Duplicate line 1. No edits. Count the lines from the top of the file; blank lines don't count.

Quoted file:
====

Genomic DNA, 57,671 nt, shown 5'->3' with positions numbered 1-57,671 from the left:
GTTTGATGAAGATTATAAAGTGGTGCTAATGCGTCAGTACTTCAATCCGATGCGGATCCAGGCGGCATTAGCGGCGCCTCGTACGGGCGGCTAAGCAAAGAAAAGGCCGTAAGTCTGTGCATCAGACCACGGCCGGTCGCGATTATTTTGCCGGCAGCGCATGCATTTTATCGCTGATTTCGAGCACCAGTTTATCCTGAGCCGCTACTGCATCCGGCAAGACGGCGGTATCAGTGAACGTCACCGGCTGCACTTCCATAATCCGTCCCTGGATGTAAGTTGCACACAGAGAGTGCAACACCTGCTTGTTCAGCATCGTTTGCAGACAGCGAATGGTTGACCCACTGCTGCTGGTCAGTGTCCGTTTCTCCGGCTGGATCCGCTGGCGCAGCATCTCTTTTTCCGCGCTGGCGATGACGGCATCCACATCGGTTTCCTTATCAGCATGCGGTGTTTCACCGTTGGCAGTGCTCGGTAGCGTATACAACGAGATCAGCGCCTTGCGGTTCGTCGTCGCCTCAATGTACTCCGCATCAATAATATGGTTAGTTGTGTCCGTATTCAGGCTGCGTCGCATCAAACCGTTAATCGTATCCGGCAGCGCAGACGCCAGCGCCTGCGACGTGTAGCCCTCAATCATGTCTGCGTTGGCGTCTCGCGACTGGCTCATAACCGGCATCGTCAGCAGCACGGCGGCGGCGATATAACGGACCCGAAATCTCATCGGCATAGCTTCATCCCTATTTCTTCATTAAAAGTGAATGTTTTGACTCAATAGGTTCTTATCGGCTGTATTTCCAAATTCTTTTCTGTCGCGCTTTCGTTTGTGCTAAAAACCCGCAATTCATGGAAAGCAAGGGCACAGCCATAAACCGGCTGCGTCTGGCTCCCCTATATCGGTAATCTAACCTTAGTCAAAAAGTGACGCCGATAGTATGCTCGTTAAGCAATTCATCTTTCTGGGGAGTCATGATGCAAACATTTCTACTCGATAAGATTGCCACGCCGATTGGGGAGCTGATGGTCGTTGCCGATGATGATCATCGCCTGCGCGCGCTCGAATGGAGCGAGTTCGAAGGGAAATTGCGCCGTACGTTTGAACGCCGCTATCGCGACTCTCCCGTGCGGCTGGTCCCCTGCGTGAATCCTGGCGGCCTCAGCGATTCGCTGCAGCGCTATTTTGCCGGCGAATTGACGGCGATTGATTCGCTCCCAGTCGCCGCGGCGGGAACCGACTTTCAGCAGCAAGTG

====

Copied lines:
Genomic DNA, 57,671 nt, shown 5'->3' with positions numbered 1-57,671 from the left: